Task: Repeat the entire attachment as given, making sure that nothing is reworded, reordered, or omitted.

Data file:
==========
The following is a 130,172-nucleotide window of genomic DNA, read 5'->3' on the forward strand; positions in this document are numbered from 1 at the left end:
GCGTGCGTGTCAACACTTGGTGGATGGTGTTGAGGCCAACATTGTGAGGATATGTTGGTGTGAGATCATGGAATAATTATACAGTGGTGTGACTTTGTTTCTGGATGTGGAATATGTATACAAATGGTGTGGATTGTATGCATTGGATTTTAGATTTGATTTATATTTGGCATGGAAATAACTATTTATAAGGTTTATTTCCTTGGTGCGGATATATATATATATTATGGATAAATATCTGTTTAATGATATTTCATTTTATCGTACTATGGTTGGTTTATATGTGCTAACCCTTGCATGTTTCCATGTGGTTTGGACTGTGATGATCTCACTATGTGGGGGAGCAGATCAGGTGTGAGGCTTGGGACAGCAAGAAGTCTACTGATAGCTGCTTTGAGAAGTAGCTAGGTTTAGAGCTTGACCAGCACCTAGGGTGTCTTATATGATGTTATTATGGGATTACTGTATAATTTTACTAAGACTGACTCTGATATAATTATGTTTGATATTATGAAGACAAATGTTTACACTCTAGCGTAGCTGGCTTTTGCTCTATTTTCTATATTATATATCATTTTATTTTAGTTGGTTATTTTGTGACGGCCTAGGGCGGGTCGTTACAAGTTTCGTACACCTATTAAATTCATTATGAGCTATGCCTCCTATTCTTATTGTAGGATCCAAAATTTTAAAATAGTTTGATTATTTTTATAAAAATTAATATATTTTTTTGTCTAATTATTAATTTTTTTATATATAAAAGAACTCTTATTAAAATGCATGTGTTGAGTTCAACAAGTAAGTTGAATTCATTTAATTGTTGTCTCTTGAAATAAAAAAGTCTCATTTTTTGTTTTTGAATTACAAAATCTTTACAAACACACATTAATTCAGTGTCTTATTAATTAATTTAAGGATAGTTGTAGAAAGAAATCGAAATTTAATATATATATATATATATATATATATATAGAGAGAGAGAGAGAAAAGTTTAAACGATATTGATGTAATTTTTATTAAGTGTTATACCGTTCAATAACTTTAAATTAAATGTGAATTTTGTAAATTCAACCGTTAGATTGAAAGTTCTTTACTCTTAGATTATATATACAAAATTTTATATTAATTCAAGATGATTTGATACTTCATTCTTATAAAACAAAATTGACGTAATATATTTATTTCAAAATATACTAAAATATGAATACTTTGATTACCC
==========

The following is a 130,172-nucleotide window of genomic DNA, read 5'->3' on the forward strand; positions in this document are numbered from 1 at the left end:
GCGTGCGTGTCAACACTTGGTGGATGGTGTTGAGGCCAACATTGTGAGGATATGTTGGTGTGAGATCATGGAATAATTATACAGTGGTGTGACTTTGTTTCTGGATGTGGAATATGTATACAAATGGTGTGGATTGTATGCATTGGATTTTAGATTTGATTTATATTTGGCATGGAAATAACTATTTATAAGGTTTATTTCCTTGGTGCGGATATATATATATATTATGGATAAATATCTGTTTAATGATATTTCATTTTATCGTACTATGGTTGGTTTATATGTGCTAACCCTTGCATGTTTCCATGTGGTTTGGACTGTGATGATCTCACTATGTGGGGGAGCAGATCAGGTGTGAGGCTTGGGACAGCAAGAAGTCTACTGATAGCTGCTTTGAGAAGTAGCTAGGTTTAGAGCTTGACCAGCACCTAGGGTGTCTTATATGATGTTATTATGGGATTACTGTATAATTTTACTAAGACTGACTCTGATATAATTATGTTTGATATTATGAAGACAAATGTTTACACTCTAGCGTAGCTGGCTTTTGCTCTATTTTCTATATTATATATCATTTTATTTTAGTTGGTTATTTTGTGACGGCCTAGGGCGGGTCGTTACAAGTTTCGTACACCTATTAAATTCATTATGAGCTATGCCTCCTATTCTTATTGTAGGATCCAAAATTTTAAAATAGTTTGATTATTTTTATAAAAATTAATATATTTTTTTGTCTAATTATTAATTTTTTTATATATAAAAGAACTCTTATTAAAATGCATGTGTTGAGTTCAACAAGTAAGTTGAATTCATTTAATTGTTGTCTCTTGAAATAAAAAAGTCTCATTTTTTGTTTTTGAATTACAAAATCTTTACAAACACACATTAATTCAGTGTCTTATTAATTAATTTAAGGATAGTTGTAGAAAGAAATCGAAATTTAATATATATATATATATATATATATATATAGAGAGAGAGAGAGAAAAGTTTAAACGATATTGATGTAATTTTTATTAAGTGTTATACCGTTCAATAACTTTAAATTAAATGTGAATTTTGTAAATTCAACCGTTAGATTGAAAGTTCTTTACTCTTAGATTATATATACAAAATTTTATATTAATTCAAGATGATTTGATACTTCATTCTTATAAAACAAAATTGACGTAATATATTTATTTCAAAATATACTAAAATATGAATACTTTGATTACCC